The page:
The comedy news-quiz which plays on the fact that some news stories are so hard to believe you'd think they'd been made up. In this show some of them have.
Type: Panel Show
Runtime: 30 minutes
The Bubble - Bubble tea - Netflix
Bubble tea (also known as pearl milk tea, bubble milk tea, boba tea, or simply boba) (Chinese: 波霸奶茶; pinyin: bōbà nǎichá, with tapioca balls it is 珍珠奶茶; zhēnzhū nǎichá) is a Taiwanese tea-based drink invented in Tainan and Taichung in the 1980s. Recipes contain tea of some kind, flavors or milk, as well as sugar (optional). Toppings, such as chewy tapioca balls (also known as pearls, or boba), popping boba, fruit jelly, grass jelly, agar jelly, and puddings are often added. Ice-blended versions are frozen and put into a blender, resulting in a slushy consistency. There are many varieties of the drink with a wide range of flavors. The two most popular varieties are black pearl milk tea and green pearl milk tea. The tapioca pearls at the bottom of the drink are often mistakenly referred to as the “bubbles.” However, bubble tea is another term for milk tea. The drink gets the “bubble” part in its name from the froth formed when the milk tea mixture is shaken.
The Bubble - Variants - Netflix
Each of the ingredients of bubble tea can have many variations depending on the tea store. Typically, different types of black tea, green tea, and sometimes white tea are used. Another variation called yuenyeung (鴛鴦, named after the Mandarin duck) originated in Hong Kong and consists of black tea, coffee, and milk. Decaffeinated versions of teas are sometimes available when the tea house freshly brews the tea base. Other varieties of the drink can include blended tea drinks. Some may be blended with ice cream. There are also smoothies that contain both tea and fruit. Although bubble tea originated in Taiwan, bubble tea 'mash ups' are becoming popular, where inspiration for flavours comes from other cuisines. For example, some places uses hibiscus flowers, saffron, cardamom, or rosewater. Tapioca balls (boba) are the prevailing chewy tidbits in bubble tea, but a wide range of other options can be used to add similar texture to the drink. These are usually black due to the brown sugar mixed in with the tapioca. Green pearls have a small hint of green tea flavor and are chewier than the traditional tapioca balls. Jelly comes different shapes: small cubes, stars, or rectangular strips, and flavors such as coconut jelly, konjac, lychee, grass jelly, mango, coffee and green tea available at some shops. Azuki bean or mung bean paste, typical toppings for Taiwanese shaved ice desserts, give the drinks an added subtle flavor as well as texture. Aloe, egg pudding (custard), and sago can be found in most tea houses. Popping Boba are sphere-shaped and have fruit juices or syrups inside of them. They are also popular toppings. The many flavors include mango, lychee, strawberry, green apple, passion fruit, pomegranate, orange, cantaloupe, blueberry, coffee, chocolate, yogurt, kiwi, peach, banana, lime, cherry, pineapple, red guava, etc. Bubble tea cafés will frequently offer drinks without coffee or tea in them. The dairy base for these drinks is flavoring blended with ice, often called snow bubble. All mix-ins that can be added to the bubble tea can be added to these slushie-like drinks. One drawback is that the coldness of the iced drink may cause the tapioca balls to harden, making them difficult to suck up through a straw and chew. To prevent this from happening, these slushies must be consumed more quickly than bubble tea. Bubble tea stores often give customers the option of choosing the amount of ice or sugar. Bubble tea is also offered in some restaurants.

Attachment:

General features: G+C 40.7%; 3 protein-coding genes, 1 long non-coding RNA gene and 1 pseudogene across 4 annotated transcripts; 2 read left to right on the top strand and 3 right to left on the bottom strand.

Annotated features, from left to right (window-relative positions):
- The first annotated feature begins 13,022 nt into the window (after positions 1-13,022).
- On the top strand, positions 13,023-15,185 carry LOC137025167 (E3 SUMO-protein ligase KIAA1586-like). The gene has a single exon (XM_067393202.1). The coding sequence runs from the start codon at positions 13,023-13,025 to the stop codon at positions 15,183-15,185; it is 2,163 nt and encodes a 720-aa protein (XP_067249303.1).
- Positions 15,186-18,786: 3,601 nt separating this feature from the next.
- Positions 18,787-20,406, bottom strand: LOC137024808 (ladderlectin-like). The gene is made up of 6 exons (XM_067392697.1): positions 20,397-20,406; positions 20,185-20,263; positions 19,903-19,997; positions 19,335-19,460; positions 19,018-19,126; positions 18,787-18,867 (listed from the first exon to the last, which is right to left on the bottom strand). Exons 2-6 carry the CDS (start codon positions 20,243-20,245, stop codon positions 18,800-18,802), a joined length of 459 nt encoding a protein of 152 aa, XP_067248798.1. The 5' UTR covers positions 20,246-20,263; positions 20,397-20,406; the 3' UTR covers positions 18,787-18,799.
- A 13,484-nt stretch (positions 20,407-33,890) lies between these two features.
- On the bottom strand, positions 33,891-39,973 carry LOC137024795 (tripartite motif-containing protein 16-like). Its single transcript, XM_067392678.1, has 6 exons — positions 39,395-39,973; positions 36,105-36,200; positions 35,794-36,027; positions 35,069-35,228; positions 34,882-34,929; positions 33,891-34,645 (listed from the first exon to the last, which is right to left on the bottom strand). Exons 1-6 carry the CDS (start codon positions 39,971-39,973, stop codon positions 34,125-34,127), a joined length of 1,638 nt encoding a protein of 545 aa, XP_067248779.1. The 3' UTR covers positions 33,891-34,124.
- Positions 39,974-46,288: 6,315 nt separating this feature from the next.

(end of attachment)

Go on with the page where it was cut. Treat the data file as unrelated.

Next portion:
The Bubble - References - Netflix